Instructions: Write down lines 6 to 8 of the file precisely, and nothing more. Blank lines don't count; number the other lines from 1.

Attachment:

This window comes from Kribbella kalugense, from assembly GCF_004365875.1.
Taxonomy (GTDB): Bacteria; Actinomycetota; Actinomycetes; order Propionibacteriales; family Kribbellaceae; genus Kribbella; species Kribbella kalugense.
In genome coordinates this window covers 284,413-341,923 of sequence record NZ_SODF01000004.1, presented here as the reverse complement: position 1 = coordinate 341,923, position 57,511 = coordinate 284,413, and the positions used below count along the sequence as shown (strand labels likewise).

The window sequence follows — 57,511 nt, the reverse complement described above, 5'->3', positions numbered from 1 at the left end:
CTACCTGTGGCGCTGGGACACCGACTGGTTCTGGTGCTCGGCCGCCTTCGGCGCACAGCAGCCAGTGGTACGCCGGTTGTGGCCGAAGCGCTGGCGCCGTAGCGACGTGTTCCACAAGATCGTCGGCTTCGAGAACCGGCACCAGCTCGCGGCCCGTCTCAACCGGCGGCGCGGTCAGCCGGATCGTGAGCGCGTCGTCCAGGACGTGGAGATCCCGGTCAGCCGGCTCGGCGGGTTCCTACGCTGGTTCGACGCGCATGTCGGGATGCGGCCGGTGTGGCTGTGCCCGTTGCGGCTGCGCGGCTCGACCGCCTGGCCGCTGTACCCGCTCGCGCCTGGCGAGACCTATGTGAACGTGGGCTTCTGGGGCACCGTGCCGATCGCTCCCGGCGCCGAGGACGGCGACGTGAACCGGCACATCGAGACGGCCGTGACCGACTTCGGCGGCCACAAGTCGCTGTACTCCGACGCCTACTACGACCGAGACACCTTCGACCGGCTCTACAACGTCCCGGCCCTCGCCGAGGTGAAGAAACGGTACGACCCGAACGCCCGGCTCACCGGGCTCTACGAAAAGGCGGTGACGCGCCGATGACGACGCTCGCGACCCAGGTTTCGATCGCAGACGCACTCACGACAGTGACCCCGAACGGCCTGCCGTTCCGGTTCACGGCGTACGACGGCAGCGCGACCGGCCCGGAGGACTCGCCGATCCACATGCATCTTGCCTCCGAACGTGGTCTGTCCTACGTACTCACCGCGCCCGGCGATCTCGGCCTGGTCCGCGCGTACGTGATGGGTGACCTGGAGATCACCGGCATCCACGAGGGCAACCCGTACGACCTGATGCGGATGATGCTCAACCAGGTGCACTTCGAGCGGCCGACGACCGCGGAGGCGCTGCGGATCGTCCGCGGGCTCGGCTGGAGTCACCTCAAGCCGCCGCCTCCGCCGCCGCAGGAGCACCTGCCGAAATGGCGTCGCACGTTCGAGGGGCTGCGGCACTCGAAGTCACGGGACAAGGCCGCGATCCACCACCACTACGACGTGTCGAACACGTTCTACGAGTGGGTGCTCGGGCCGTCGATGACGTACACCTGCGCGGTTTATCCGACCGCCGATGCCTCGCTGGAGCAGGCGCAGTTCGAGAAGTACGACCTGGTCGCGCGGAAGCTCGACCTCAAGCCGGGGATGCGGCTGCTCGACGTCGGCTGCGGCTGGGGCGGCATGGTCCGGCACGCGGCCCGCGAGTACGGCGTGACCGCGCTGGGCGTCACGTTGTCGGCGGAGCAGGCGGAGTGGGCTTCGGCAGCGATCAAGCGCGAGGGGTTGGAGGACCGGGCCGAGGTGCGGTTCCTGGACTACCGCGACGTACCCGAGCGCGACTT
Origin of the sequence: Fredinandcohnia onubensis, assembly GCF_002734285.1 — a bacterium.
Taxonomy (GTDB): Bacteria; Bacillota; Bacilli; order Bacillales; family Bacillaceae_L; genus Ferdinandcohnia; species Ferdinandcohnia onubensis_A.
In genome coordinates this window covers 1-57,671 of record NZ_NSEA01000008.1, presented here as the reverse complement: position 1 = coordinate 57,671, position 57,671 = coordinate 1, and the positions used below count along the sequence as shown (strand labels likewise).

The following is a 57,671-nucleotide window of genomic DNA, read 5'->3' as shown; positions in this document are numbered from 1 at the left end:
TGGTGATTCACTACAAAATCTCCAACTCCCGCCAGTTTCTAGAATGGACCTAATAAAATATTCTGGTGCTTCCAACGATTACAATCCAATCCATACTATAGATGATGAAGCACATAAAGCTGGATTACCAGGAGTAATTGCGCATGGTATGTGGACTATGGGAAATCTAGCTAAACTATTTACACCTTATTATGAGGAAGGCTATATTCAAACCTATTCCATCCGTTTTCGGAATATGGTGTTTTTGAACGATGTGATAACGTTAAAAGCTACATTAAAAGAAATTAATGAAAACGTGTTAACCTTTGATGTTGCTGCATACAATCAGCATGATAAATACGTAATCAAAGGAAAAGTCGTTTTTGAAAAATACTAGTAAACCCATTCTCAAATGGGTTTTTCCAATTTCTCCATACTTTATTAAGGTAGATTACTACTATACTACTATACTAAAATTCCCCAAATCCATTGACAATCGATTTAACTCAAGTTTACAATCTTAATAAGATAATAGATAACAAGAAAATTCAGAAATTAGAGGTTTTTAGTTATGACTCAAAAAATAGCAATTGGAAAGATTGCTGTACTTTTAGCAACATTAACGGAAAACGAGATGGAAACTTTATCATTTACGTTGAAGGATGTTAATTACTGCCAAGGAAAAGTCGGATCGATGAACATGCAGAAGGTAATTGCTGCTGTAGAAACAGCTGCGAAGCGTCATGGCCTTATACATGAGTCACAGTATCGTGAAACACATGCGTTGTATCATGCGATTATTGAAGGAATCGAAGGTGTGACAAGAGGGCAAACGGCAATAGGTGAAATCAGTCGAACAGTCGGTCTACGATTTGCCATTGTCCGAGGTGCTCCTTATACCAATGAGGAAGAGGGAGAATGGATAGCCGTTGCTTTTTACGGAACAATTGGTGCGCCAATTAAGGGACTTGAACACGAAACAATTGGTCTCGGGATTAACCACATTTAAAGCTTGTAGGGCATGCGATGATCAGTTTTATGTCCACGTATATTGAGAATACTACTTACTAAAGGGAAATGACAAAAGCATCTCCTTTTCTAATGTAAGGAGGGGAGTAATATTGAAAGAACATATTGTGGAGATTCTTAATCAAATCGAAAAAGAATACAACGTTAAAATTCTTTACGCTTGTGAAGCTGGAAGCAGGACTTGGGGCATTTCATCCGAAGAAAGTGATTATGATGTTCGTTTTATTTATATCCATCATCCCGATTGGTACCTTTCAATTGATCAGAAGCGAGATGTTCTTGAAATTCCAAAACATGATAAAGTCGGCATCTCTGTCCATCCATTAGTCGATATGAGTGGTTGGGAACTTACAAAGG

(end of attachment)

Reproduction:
Origin of the sequence: Fredinandcohnia onubensis, assembly GCF_002734285.1 — a bacterium.
Taxonomy (GTDB): Bacteria; Bacillota; Bacilli; order Bacillales; family Bacillaceae_L; genus Ferdinandcohnia; species Ferdinandcohnia onubensis_A.
In genome coordinates this window covers 1-57,671 of record NZ_NSEA01000008.1, presented here as the reverse complement: position 1 = coordinate 57,671, position 57,671 = coordinate 1, and the positions used below count along the sequence as shown (strand labels likewise).